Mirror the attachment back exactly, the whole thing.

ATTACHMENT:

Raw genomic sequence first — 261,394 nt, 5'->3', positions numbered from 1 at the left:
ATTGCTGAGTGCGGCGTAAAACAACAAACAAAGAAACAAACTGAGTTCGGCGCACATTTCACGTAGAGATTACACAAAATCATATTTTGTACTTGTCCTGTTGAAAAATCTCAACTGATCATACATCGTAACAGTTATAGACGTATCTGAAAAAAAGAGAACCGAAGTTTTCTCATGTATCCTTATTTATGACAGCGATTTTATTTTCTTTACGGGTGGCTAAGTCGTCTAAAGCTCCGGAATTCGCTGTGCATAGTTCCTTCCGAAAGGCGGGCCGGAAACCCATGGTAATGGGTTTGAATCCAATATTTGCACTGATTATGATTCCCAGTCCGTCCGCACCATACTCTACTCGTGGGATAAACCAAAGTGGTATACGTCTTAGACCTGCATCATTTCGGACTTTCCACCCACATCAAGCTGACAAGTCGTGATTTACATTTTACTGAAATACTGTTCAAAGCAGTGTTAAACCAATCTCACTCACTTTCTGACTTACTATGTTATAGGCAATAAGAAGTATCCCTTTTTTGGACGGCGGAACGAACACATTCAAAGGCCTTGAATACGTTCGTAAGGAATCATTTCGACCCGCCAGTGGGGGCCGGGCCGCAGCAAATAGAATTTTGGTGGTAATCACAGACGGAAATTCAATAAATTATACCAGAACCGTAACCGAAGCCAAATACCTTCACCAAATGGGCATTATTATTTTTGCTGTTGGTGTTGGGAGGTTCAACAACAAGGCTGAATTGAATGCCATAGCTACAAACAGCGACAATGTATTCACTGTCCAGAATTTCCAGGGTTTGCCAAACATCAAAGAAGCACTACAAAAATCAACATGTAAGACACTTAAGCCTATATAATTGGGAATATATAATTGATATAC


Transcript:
Raw genomic sequence first — 261,394 nt, 5'->3', positions numbered from 1 at the left:
ATTGCTGAGTGCGGCGTAAAACAACAAACAAAGAAACAAACTGAGTTCGGCGCACATTTCACGTAGAGATTACACAAAATCATATTTTGTACTTGTCCTGTTGAAAAATCTCAACTGATCATACATCGTAACAGTTATAGACGTATCTGAAAAAAAGAGAACCGAAGTTTTCTCATGTATCCTTATTTATGACAGCGATTTTATTTTCTTTACGGGTGGCTAAGTCGTCTAAAGCTCCGGAATTCGCTGTGCATAGTTCCTTCCGAAAGGCGGGCCGGAAACCCATGGTAATGGGTTTGAATCCAATATTTGCACTGATTATGATTCCCAGTCCGTCCGCACCATACTCTACTCGTGGGATAAACCAAAGTGGTATACGTCTTAGACCTGCATCATTTCGGACTTTCCACCCACATCAAGCTGACAAGTCGTGATTTACATTTTACTGAAATACTGTTCAAAGCAGTGTTAAACCAATCTCACTCACTTTCTGACTTACTATGTTATAGGCAATAAGAAGTATCCCTTTTTTGGACGGCGGAACGAACACATTCAAAGGCCTTGAATACGTTCGTAAGGAATCATTTCGACCCGCCAGTGGGGGCCGGGCCGCAGCAAATAGAATTTTGGTGGTAATCACAGACGGAAATTCAATAAATTATACCAGAACCGTAACCGAAGCCAAATACCTTCACCAAATGGGCATTATTATTTTTGCTGTTGGTGTTGGGAGGTTCAACAACAAGGCTGAATTGAATGCCATAGCTACAAACAGCGACAATGTATTCACTGTCCAGAATTTCCAGGGTTTGCCAAACATCAAAGAAGCACTACAAAAATCAACATGTAAGACACTTAAGCCTATATAATTGGGAATATATAATTGATATAC